Publishing an HTML5 Mobile App, Part 4/5: Live Operations
Once you’ve got your app or game released, you’re probably going to want to keep it updated.
Content Management System
SGoL uses a Google Spreadsheet backed CMS called Grille for handling content updates. This CMS outputs all data as a large structured JSON document. SGoL ships with an exported version of this JSON document. When SGoL launches while the device is online, it’ll download the latest version of the CMS data and cache it. When SGoL launches and it is not online it’ll use the cached version. Overall it’s a very simple system for allowing offline play and usually up-to-date content.
Here’s a screenshot of the campaign spreadsheet. Unfortunately there’s no convenient way to express variably sized and dynamic content using a spreadsheet which is why you see JSON fields in the screenshot.
Keeping a game up-to-date is very important, specifically seeing how users interact with your content, where they have problems, and alleviating those problems. But, how do you know how users interact with your content? Read on…
SGoL uses Mixpanel for tracking analytics. One might be tempted to use the familiar Google Analytics, however that is really geared more towards users of websites, whereas Mixpanel is more about tracking “events”. Even if you’re building a Single Page Application for a desktop browser, using Mixpanel may be a better tool, depending on what you want to track.
That said, Mixpanel isn’t good for tracking historical data. If you wanted to know how many users interacted with your content last September vs this September, Mixpanel would fall short. The data it stores is ephemeral.
Here’s an overview of the most popular events triggered in SGoL over the past month. Notice the two peaks, probably correlated to when I was doing a lot of development.
This is where things really get useful. When you track events you name them and can set attributes. In the screenshot below I’ve tracked when each level is started. As you can see there is a massive falloff in traffic between levels 2 and 3. While we can’t tell for sure what the problem is, it may mean that level 2 is too difficult or too boring. That said one can tweak content and keep an eye on the funnel until it improves.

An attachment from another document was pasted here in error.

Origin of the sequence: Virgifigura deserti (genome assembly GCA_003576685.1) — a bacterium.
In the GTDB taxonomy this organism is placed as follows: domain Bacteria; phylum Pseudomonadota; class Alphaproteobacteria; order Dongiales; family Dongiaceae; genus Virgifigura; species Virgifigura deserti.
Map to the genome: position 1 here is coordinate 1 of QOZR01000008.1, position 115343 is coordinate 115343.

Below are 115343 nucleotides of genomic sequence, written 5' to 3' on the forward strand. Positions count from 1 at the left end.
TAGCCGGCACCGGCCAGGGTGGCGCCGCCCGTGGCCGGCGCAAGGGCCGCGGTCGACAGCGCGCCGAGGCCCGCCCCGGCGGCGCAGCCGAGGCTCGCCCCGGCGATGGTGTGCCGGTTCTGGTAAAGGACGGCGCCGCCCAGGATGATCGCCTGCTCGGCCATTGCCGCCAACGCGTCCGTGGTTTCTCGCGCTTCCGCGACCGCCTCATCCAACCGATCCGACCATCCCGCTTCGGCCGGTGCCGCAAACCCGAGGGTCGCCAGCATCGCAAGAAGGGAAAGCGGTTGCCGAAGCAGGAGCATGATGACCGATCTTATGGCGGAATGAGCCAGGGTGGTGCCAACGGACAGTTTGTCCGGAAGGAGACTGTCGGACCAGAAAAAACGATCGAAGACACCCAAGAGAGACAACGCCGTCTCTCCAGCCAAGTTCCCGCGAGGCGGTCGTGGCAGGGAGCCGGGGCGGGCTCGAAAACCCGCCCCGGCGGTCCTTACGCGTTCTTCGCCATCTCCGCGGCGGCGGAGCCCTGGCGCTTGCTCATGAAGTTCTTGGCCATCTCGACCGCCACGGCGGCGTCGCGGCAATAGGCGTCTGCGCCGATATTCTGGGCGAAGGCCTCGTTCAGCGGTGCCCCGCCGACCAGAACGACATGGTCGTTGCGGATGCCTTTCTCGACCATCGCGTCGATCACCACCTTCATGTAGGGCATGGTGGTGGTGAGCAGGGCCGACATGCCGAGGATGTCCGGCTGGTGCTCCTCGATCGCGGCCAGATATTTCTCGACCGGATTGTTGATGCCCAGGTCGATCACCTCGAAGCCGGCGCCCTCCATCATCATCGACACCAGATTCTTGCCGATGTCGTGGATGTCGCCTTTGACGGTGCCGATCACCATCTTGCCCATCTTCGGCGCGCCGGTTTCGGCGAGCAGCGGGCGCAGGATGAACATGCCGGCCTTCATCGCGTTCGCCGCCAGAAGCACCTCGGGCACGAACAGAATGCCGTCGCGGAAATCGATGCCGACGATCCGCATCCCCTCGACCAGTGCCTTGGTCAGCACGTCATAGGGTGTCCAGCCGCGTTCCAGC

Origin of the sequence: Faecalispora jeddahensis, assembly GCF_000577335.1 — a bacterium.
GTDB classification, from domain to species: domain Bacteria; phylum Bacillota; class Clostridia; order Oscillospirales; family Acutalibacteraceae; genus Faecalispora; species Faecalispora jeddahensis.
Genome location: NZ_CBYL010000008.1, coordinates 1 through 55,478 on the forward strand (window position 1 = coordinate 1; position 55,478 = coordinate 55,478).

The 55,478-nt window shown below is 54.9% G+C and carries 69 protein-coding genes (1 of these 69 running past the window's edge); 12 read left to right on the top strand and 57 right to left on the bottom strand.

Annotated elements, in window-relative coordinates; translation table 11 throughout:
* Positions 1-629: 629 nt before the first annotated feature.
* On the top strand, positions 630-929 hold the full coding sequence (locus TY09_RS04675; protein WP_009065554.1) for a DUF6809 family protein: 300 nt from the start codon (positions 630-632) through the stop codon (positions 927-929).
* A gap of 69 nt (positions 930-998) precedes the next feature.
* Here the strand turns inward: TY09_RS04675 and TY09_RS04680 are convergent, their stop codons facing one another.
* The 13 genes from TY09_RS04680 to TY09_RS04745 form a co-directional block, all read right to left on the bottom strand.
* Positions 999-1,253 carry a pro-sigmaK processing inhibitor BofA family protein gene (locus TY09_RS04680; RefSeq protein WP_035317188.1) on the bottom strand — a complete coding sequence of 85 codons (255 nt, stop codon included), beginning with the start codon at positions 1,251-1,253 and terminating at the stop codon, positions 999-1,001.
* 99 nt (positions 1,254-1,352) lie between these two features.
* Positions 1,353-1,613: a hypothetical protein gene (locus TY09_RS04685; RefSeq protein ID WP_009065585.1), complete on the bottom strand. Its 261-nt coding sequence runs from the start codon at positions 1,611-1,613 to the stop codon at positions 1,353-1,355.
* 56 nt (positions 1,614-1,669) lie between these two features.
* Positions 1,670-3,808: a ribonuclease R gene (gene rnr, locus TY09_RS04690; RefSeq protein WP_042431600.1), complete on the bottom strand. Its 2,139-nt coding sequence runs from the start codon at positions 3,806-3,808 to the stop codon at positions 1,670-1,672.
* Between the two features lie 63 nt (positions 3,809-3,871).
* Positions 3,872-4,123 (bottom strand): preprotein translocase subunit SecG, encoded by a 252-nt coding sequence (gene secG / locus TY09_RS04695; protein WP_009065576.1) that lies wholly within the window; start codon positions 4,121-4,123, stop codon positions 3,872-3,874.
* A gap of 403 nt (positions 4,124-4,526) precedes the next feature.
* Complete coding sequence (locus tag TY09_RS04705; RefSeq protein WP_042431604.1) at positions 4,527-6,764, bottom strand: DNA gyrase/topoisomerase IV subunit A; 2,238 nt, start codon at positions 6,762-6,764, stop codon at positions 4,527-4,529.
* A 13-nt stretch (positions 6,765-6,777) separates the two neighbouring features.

If you “register” a user in Mixpanel you can keep track of the different activities they perform over time, allowing you to get inside the head of your users.
SGoL ships a Mixpanel bootloader with the application. If the device is offline, the main script will not be downloaded from the Mixpanel CDN. If the device is online, it will download the script and send events. SGoL could have used a system which queues events and ships them when offline, but this wasn’t a major requirement.
SGoL uses AdMob for delivering advertisements to users. This wasn’t done with the intention of making money, but instead to gain knowledge of adding advertisements to a mobile app.
And, as you can see, no money is being made.
AdMob is interesting, it can only be used for mobile apps. Google has another ad platform too, AdSense, which can only be used for websites. With SGoL being web based, loading AdSense is feasible, but it would violate ToS and could get shut down. Really neither of these platforms is perfect for a web based mobile app. In fact, AdMob integration requires the use of native code and must be installed via a Cordova command:
$ cordova plugin add cordova-plugin-admobpro
Once installed a globally accessible object is provided, window.AdMob. This object has a few methods which you can read about in the Cordova AdMob Pro page. There are two important methods, one for preparing an ad (SGoL runs this at the beginning of an ad level), then the code to actually display it (executed when an ad level is completed).